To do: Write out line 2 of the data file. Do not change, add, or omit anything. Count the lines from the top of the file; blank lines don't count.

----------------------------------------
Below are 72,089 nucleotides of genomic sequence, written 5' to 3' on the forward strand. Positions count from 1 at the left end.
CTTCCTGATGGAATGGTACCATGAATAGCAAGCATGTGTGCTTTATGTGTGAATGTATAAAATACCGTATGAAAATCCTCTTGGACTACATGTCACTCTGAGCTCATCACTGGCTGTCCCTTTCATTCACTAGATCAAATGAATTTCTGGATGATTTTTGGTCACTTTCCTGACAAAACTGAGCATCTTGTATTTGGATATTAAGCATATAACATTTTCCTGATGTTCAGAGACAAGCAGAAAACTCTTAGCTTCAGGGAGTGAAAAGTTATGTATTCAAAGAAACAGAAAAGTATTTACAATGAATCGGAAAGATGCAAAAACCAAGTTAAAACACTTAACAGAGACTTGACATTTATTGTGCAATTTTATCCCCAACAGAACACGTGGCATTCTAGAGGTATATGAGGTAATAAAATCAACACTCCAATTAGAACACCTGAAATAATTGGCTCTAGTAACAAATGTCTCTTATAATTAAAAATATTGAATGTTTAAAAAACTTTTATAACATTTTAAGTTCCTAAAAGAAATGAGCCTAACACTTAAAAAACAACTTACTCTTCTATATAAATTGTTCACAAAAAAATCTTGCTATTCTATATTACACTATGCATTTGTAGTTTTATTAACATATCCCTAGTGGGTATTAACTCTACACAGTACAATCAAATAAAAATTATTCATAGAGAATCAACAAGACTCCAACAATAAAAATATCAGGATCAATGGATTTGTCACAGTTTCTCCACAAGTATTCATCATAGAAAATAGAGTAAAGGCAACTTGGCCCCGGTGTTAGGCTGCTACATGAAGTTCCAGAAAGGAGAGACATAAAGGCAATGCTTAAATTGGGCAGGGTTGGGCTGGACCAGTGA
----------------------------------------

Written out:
CTTCCTGATGGAATGGTACCATGAATAGCAAGCATGTGTGCTTTATGTGTGAATGTATAAAATACCGTATGAAAATCCTCTTGGACTACATGTCACTCTGAGCTCATCACTGGCTGTCCCTTTCATTCACTAGATCAAATGAATTTCTGGATGATTTTTGGTCACTTTCCTGACAAAACTGAGCATCTTGTATTTGGATATTAAGCATATAACATTTTCCTGATGTTCAGAGACAAGCAGAAAACTCTTAGCTTCAGGGAGTGAAAAGTTATGTATTCAAAGAAACAGAAAAGTATTTACAATGAATCGGAAAGATGCAAAAACCAAGTTAAAACACTTAACAGAGACTTGACATTTATTGTGCAATTTTATCCCCAACAGAACACGTGGCATTCTAGAGGTATATGAGGTAATAAAATCAACACTCCAATTAGAACACCTGAAATAATTGGCTCTAGTAACAAATGTCTCTTATAATTAAAAATATTGAATGTTTAAAAAACTTTTATAACATTTTAAGTTCCTAAAAGAAATGAGCCTAACACTTAAAAAACAACTTACTCTTCTATATAAATTGTTCACAAAAAAATCTTGCTATTCTATATTACACTATGCATTTGTAGTTTTATTAACATATCCCTAGTGGGTATTAACTCTACACAGTACAATCAAATAAAAATTATTCATAGAGAATCAACAAGACTCCAACAATAAAAATATCAGGATCAATGGATTTGTCACAGTTTCTCCACAAGTATTCATCATAGAAAATAGAGTAAAGGCAACTTGGCCCCGGTGTTAGGCTGCTACATGAAGTTCCAGAAAGGAGAGACATAAAGGCAATGCTTAAATTGGGCAGGGTTGGGCTGGACCAGTGA